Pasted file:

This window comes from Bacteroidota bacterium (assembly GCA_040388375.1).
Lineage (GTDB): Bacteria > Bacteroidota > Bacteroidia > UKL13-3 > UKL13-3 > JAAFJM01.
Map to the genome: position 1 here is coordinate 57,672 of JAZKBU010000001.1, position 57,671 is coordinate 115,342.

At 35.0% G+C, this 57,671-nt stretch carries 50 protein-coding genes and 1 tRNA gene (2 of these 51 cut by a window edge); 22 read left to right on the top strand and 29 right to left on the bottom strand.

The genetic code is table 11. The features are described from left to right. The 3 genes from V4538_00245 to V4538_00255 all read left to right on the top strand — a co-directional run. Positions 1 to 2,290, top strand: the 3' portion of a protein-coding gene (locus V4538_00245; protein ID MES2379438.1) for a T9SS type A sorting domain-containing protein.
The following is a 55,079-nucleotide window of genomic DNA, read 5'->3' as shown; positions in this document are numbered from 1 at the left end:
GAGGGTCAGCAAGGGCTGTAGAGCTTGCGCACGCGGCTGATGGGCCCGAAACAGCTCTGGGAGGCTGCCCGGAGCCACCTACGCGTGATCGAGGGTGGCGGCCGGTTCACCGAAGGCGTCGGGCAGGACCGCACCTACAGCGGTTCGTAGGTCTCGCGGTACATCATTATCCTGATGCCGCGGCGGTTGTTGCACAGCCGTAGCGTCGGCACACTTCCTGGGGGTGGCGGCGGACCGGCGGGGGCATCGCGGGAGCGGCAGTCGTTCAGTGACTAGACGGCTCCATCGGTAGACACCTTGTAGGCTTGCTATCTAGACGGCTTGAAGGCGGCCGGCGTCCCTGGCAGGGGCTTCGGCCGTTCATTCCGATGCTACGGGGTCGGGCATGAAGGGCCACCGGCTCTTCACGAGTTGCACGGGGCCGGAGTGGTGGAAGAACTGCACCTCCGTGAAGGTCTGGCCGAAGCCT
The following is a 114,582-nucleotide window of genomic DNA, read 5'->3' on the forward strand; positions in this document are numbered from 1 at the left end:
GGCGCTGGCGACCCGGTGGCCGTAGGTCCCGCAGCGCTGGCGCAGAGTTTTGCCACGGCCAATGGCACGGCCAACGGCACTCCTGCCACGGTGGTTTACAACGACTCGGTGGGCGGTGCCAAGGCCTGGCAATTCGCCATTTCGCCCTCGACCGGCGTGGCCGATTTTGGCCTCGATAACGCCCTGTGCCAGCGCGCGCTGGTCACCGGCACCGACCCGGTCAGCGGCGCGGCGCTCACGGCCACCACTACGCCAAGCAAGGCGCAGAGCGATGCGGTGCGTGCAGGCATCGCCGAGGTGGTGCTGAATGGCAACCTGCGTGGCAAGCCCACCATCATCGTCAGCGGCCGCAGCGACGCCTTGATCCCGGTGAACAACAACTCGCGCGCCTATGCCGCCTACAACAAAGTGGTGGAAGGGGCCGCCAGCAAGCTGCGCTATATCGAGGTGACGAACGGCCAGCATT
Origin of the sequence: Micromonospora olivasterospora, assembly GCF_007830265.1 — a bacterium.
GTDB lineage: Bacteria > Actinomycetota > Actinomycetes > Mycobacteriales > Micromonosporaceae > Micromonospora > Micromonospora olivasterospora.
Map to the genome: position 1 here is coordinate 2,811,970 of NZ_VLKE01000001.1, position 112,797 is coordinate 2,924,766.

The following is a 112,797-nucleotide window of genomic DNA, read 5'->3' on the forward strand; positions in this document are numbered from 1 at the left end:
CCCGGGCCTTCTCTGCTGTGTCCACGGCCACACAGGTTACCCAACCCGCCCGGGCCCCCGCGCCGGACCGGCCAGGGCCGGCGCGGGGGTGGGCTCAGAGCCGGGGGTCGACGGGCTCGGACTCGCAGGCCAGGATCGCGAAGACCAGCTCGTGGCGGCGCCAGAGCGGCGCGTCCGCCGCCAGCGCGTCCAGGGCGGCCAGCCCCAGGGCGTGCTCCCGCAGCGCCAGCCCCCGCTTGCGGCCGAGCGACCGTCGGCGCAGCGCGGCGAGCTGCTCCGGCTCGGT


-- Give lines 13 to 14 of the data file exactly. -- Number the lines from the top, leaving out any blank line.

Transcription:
The following is a 112,797-nucleotide window of genomic DNA, read 5'->3' on the forward strand; positions in this document are numbered from 1 at the left end:
CCCGGGCCTTCTCTGCTGTGTCCACGGCCACACAGGTTACCCAACCCGCCCGGGCCCCCGCGCCGGACCGGCCAGGGCCGGCGCGGGGGTGGGCTCAGAGCCGGGGGTCGACGGGCTCGGACTCGCAGGCCAGGATCGCGAAGACCAGCTCGTGGCGGCGCCAGAGCGGCGCGTCCGCCGCCAGCGCGTCCAGGGCGGCCAGCCCCAGGGCGTGCTCCCGCAGCGCCAGCCCCCGCTTGCGGCCGAGCGACCGTCGGCGCAGCGCGGCGAGCTGCTCCGGCTCGGT